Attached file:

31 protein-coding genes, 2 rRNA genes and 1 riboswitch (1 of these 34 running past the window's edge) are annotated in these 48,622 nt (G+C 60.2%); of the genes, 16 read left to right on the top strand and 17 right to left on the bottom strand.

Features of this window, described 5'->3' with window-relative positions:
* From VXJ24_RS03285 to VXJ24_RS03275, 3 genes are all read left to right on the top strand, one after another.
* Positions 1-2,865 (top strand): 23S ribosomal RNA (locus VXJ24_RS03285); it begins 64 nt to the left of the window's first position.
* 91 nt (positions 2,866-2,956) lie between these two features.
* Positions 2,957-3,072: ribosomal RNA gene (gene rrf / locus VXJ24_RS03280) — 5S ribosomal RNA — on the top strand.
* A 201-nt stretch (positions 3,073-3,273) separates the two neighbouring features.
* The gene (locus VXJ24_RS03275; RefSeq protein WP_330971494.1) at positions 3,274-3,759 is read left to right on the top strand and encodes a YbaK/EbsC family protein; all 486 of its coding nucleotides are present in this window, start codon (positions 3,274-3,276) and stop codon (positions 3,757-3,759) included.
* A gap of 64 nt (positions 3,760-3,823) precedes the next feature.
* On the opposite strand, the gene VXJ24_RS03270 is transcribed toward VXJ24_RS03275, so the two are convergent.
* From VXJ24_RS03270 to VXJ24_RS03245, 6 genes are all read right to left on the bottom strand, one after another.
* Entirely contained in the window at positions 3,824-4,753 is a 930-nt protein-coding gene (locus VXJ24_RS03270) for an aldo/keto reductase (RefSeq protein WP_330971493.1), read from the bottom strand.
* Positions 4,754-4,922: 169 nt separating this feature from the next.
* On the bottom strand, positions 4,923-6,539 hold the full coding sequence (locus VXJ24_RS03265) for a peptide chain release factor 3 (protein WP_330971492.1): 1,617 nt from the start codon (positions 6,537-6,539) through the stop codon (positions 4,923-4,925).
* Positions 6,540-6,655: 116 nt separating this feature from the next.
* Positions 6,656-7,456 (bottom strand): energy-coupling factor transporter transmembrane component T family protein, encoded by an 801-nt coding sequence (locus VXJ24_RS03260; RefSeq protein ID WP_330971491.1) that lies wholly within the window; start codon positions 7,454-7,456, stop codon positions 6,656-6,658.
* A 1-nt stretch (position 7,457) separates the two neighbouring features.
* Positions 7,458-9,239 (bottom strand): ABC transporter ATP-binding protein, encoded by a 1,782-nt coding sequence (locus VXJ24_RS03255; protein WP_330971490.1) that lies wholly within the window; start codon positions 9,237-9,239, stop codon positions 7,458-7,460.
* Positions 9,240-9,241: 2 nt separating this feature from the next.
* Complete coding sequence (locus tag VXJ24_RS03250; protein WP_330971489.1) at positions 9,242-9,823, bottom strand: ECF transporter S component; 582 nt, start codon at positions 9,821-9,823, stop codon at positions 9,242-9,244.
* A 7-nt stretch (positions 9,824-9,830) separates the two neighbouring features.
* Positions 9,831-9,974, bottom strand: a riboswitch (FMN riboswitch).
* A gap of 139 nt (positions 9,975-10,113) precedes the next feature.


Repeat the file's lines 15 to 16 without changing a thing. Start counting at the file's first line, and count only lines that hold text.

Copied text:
* Positions 6,540-6,655: 116 nt separating this feature from the next.
* Positions 6,656-7,456 (bottom strand): energy-coupling factor transporter transmembrane component T family protein, encoded by an 801-nt coding sequence (locus VXJ24_RS03260; RefSeq protein ID WP_330971491.1) that lies wholly within the window; start codon positions 7,454-7,456, stop codon positions 6,656-6,658.